Ben was born in Moscow, Russia in 1962. He became interested in electricity at the tender age of six, promptly demonstrated it by sticking a fork into a socket and starting a fire, and has been falling down technological mineshafts ever since. He has been working with computers since the Elder Days, when they had to be built by soldering parts onto printed circuit boards and programs had to fit into 4k of memory. He would gladly pay good money to any psychologist who can cure him of the recurrent nightmares.

His subsequent experiences include creating software in nearly a dozen languages, network and database maintenance during the approach of a hurricane, and writing articles for publications ranging from sailing magazines to technological journals. After a seven-year Atlantic/Caribbean cruise under sail and passages up and down the East coast of the US, he is currently anchored in St. Augustine, Florida. He works as a technical instructor for Sun Microsystems and a private Open Source consultant/Web developer. His current set of hobbies includes flying, yoga, martial arts, motorcycles, writing, and Roman history; his Palm Pilot is crammed full of alarms, many of which contain exclamation points.

He has been working with Linux since 1997, and credits it with his complete loss of interest in waging nuclear warfare on parts of the Pacific Northwest.

Copyright © 2006, Ben Okopnik. Released under the Open Publication license unless otherwise noted in the body of the article. Linux Gazette is not produced, sponsored, or endorsed by its prior host, SSC, Inc.

Published in Issue 129 of Linux Gazette, August 2006

A Prisoner of Windows

By Lew Pitcher

Imprisoned in a Windows jail? Make your escape to Linux through an SSH tunnel and remote X Windows.

Those of us who use Linux desktops sometimes forget that most of our peers do not have our luxuries. At times, we find ourselves forced to devolve, and use a Windows desktop to do our work. When we do, we pine for the vast variety of tools we had under Linux and curse the clumsiness of the software prison that we are locked into.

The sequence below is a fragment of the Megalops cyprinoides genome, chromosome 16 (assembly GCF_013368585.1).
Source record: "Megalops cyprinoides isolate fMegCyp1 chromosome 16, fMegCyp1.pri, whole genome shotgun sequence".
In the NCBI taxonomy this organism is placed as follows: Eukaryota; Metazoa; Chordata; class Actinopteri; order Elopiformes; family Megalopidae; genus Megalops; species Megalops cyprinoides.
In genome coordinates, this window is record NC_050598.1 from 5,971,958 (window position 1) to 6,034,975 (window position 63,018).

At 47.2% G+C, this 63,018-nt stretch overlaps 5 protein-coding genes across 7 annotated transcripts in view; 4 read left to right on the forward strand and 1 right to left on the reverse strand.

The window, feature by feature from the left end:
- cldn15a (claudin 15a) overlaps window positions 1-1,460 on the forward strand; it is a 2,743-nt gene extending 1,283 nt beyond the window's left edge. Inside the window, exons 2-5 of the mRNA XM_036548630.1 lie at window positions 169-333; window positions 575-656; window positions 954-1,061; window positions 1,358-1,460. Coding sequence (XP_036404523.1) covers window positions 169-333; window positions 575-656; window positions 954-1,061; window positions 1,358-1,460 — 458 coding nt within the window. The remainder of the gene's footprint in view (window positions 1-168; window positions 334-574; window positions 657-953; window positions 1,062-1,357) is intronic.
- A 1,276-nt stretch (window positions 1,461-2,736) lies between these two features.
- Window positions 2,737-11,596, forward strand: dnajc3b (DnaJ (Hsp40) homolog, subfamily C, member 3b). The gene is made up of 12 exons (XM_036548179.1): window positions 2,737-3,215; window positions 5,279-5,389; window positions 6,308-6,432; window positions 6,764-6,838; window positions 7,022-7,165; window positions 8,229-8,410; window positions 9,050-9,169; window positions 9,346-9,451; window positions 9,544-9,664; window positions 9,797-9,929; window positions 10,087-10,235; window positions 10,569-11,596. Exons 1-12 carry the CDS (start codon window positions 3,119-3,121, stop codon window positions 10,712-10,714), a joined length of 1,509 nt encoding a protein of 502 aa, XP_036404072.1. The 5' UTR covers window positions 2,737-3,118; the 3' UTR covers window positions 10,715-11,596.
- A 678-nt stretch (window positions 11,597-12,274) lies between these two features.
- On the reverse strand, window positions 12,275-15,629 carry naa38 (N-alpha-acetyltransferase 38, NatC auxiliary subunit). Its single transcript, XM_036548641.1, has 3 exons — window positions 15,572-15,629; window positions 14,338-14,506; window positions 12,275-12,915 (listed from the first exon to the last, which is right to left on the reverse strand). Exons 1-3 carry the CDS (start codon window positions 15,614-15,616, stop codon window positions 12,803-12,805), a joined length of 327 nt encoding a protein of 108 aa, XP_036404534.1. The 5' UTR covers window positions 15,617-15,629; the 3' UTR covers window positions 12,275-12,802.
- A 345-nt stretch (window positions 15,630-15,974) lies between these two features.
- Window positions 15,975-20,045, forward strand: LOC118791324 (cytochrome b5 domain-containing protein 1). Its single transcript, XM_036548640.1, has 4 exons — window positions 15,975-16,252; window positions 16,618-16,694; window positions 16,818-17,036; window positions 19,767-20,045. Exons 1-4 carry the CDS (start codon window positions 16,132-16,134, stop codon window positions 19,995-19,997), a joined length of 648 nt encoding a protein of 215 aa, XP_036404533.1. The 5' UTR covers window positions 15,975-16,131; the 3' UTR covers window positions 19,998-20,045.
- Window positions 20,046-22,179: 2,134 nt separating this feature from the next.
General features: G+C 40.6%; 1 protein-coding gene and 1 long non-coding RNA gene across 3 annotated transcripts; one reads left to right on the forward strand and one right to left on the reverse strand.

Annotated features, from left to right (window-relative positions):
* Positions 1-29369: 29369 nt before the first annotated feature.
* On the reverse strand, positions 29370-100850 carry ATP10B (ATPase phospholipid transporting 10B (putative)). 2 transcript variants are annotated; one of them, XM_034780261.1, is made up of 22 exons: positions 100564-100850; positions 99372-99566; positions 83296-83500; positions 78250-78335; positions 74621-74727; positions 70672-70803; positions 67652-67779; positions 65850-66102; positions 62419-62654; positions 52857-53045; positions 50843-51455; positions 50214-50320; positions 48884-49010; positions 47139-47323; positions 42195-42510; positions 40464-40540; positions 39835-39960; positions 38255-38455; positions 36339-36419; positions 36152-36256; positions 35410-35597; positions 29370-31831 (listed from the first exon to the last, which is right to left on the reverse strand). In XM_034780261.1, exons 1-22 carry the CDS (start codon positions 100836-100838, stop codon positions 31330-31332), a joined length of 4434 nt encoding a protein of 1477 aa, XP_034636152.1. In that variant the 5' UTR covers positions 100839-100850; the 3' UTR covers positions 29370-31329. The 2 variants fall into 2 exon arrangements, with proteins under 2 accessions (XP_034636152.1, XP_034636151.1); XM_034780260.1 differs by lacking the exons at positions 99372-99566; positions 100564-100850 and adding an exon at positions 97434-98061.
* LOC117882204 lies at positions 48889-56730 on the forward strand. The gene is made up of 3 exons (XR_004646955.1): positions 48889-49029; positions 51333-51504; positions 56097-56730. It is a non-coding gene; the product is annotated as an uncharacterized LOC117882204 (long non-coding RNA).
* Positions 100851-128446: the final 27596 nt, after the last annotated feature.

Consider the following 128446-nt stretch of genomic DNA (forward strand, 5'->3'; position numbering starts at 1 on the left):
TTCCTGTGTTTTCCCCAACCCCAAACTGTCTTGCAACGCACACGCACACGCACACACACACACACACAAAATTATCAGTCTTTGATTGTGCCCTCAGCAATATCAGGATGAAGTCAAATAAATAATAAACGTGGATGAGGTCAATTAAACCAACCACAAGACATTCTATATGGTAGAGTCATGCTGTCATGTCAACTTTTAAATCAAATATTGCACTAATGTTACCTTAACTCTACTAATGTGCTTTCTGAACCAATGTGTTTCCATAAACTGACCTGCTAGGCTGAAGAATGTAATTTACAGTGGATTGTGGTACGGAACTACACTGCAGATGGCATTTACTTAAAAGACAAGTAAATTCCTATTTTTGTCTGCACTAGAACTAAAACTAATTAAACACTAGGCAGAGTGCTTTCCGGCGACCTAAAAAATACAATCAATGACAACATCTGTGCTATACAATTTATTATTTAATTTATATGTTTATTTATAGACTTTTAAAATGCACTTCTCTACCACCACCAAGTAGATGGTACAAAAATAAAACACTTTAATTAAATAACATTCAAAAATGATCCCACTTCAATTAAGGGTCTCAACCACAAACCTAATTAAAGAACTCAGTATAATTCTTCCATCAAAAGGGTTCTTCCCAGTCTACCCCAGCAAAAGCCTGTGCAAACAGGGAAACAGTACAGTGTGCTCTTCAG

But there is hope for Prisoners of Windows. If our Microsoft Windows environment is network-enabled, and if we can connect to a suitably configured network-enabled Linux box, we can still work on our platform of choice. So, how do we free ourselves? By giving ourselves secure remote access to Linux, both at the command line and at the GUI level with a combination of standard Linux tools and a couple of Open Source applications for Windows.

My goal is to show you how to let a Windows desktop user log into and run both command-line and GUI applications on a remote Linux system, with Windows handling the presentation (and only the presentation). I will show you how to set up OpenSSH on a Linux system in order to provide secure access and facilitate GUI interaction, and how to configure and use an Open Source SSH client (PuTTY) and an Open Source X server (Xming) on Windows. With these tools, Windows captives can securely and easily escape to a Linux system and work on it remotely as if it were the only system they were on.

The escape plan: Setting up the OpenSSH Server

Before you can escape, you have to prepare a "safe haven" on a Linux system. You will need to set up an OpenSSH server on a Linux system and make it reachable from the outside world.

As most Linux distributions come with (or make available) a native version of OpenSSH, I will not cover the distribution-specific details of installation from native packages, or the tedious technical details of installation from source. Instead, I will assume that you already have located and installed the appropriate package, and are ready to configure it.

Configuring the OpenSSH Server

You can find the default configuration file for the OpenSSH server in /etc/ssh/sshd_config. This text file contains three types of text: blank lines, comments (which start with a #) and lines of keyword/argument pairs which control the behaviour of the SSH server. You only need concern yourself with the keyword/argument lines, since 'sshd' ignores comments and blank lines.

Even though the default values for the 'sshd' parameters (the values assumed when no options are specified) are usually adequate for general SSH use, I'd like you to explicitly set the values of four of the parameters to ensure proper access.